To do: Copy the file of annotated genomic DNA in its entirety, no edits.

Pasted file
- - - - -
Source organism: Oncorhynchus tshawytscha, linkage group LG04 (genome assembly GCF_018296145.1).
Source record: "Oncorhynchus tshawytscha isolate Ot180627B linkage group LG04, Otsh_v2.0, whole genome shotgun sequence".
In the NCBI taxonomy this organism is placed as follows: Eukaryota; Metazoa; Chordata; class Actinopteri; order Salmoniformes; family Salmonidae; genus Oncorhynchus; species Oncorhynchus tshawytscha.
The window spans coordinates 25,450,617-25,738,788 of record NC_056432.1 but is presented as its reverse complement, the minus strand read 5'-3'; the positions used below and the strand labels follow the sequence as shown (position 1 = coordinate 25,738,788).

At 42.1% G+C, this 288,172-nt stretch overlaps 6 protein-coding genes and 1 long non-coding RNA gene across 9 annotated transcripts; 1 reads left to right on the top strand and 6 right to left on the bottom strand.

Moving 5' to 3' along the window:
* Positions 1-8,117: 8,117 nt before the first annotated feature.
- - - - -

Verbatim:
Source organism: Oncorhynchus tshawytscha, linkage group LG04 (genome assembly GCF_018296145.1).
Source record: "Oncorhynchus tshawytscha isolate Ot180627B linkage group LG04, Otsh_v2.0, whole genome shotgun sequence".
In the NCBI taxonomy this organism is placed as follows: Eukaryota; Metazoa; Chordata; class Actinopteri; order Salmoniformes; family Salmonidae; genus Oncorhynchus; species Oncorhynchus tshawytscha.
The window spans coordinates 25,450,617-25,738,788 of record NC_056432.1 but is presented as its reverse complement, the minus strand read 5'-3'; the positions used below and the strand labels follow the sequence as shown (position 1 = coordinate 25,738,788).

At 42.1% G+C, this 288,172-nt stretch overlaps 6 protein-coding genes and 1 long non-coding RNA gene across 9 annotated transcripts; 1 reads left to right on the top strand and 6 right to left on the bottom strand.

Moving 5' to 3' along the window:
* Positions 1-8,117: 8,117 nt before the first annotated feature.